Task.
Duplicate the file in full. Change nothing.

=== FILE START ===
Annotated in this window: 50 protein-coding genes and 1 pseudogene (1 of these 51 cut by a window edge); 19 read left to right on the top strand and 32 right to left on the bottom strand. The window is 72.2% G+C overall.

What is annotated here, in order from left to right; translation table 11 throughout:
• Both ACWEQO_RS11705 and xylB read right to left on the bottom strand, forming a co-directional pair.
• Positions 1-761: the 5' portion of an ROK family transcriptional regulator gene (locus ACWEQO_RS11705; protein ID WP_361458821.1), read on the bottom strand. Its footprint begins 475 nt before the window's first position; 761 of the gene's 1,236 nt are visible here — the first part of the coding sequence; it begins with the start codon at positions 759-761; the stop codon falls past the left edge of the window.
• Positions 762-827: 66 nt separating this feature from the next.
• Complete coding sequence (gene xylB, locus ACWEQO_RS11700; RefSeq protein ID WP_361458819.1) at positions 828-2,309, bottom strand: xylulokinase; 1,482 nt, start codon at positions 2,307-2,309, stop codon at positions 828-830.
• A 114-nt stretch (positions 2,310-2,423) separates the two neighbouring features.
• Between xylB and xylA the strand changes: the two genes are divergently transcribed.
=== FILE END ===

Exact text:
Annotated in this window: 50 protein-coding genes and 1 pseudogene (1 of these 51 cut by a window edge); 19 read left to right on the top strand and 32 right to left on the bottom strand. The window is 72.2% G+C overall.

What is annotated here, in order from left to right; translation table 11 throughout:
• Both ACWEQO_RS11705 and xylB read right to left on the bottom strand, forming a co-directional pair.
• Positions 1-761: the 5' portion of an ROK family transcriptional regulator gene (locus ACWEQO_RS11705; protein ID WP_361458821.1), read on the bottom strand. Its footprint begins 475 nt before the window's first position; 761 of the gene's 1,236 nt are visible here — the first part of the coding sequence; it begins with the start codon at positions 759-761; the stop codon falls past the left edge of the window.
• Positions 762-827: 66 nt separating this feature from the next.
• Complete coding sequence (gene xylB, locus ACWEQO_RS11700; RefSeq protein ID WP_361458819.1) at positions 828-2,309, bottom strand: xylulokinase; 1,482 nt, start codon at positions 2,307-2,309, stop codon at positions 828-830.
• A 114-nt stretch (positions 2,310-2,423) separates the two neighbouring features.
• Between xylB and xylA the strand changes: the two genes are divergently transcribed.